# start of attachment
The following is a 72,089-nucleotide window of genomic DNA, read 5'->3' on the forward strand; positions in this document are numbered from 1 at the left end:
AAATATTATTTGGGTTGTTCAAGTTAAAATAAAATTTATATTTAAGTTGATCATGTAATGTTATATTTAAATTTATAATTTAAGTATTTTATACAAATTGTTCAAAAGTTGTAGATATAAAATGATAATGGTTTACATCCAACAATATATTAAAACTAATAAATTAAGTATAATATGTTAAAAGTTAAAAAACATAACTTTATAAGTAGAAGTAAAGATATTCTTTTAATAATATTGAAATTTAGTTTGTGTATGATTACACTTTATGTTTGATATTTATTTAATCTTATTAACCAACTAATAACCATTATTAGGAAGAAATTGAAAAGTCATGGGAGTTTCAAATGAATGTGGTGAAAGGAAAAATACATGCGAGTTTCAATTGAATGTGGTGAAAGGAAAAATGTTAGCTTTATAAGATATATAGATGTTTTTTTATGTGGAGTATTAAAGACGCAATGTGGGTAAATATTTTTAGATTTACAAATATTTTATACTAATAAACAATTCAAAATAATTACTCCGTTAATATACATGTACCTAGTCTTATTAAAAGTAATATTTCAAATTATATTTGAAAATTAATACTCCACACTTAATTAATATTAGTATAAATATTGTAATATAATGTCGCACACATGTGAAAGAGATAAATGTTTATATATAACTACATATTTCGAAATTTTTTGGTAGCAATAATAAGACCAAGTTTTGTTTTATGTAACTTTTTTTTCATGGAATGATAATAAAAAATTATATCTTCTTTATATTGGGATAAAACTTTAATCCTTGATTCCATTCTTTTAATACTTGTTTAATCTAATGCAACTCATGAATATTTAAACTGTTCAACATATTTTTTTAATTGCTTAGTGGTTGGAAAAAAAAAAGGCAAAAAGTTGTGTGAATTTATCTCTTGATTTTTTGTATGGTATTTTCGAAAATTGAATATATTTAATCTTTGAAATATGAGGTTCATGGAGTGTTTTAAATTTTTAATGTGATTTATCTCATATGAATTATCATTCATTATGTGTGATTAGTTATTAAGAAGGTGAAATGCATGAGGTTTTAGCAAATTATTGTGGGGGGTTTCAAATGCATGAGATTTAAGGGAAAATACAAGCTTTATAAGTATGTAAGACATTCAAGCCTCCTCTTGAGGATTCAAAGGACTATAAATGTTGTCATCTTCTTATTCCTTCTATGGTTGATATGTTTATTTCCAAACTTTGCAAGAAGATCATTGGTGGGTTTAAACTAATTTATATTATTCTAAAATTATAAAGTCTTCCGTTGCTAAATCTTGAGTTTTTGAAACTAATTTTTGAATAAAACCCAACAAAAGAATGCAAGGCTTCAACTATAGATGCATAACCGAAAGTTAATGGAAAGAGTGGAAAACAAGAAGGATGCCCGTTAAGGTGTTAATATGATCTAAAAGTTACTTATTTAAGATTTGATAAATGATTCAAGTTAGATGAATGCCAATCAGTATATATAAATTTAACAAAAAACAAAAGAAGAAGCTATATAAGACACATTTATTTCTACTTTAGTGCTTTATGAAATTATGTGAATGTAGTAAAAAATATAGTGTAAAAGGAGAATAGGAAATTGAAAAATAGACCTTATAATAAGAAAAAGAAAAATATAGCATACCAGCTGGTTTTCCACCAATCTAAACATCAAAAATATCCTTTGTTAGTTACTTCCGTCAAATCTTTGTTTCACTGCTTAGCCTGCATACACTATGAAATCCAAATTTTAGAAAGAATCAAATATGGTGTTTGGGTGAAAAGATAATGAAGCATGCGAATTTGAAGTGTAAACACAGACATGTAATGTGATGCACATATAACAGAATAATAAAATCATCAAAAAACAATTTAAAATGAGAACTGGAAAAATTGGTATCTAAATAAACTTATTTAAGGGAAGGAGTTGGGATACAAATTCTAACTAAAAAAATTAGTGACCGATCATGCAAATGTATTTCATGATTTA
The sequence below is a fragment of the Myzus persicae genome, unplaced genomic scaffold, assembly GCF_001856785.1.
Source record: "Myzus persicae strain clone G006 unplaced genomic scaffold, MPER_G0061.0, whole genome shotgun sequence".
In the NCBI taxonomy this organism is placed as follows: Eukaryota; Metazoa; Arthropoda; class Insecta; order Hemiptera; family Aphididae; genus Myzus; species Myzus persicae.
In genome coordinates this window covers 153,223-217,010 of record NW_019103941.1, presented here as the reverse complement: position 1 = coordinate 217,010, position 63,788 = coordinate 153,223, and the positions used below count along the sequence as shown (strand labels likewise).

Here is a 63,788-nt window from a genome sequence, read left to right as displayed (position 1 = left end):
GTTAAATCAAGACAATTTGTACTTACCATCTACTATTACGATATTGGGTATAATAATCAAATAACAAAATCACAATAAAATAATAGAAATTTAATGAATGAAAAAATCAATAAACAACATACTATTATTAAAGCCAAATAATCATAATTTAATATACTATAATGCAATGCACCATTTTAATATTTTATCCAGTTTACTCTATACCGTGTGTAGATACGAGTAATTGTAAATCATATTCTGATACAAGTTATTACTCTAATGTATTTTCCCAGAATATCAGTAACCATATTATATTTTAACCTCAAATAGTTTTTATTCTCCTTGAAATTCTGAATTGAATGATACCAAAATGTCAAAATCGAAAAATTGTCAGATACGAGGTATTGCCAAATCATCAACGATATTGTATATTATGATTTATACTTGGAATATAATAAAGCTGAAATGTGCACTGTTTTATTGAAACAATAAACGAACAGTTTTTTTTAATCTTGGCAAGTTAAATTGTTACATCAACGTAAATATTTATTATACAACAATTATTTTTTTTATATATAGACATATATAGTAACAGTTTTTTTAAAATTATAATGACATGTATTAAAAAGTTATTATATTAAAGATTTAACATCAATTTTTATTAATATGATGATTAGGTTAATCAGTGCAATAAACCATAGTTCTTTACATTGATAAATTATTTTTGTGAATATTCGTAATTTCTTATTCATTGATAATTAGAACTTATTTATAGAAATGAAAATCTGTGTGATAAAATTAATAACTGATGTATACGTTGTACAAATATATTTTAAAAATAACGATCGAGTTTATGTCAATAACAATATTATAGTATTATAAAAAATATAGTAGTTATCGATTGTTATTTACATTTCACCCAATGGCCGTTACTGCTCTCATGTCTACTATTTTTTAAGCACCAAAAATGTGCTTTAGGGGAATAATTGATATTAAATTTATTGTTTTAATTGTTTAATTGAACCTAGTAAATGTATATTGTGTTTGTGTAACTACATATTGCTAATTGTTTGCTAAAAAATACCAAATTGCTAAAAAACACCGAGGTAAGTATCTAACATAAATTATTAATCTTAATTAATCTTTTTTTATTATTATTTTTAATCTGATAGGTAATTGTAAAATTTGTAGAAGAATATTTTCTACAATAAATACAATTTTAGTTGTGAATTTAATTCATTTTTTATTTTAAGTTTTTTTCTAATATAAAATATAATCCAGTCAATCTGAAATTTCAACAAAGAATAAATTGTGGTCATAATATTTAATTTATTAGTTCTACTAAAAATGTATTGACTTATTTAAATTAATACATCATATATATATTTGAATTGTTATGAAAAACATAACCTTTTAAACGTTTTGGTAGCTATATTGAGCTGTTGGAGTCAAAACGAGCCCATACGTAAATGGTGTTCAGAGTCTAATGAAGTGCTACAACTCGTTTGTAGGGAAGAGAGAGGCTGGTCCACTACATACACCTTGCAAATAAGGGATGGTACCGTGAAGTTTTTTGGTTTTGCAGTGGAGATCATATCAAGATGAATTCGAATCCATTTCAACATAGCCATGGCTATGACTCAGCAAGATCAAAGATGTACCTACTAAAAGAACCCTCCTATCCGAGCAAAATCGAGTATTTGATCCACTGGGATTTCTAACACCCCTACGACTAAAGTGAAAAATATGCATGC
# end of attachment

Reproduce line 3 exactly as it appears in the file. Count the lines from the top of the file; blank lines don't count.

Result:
The sequence below is a fragment of the Myzus persicae genome, unplaced genomic scaffold, assembly GCF_001856785.1.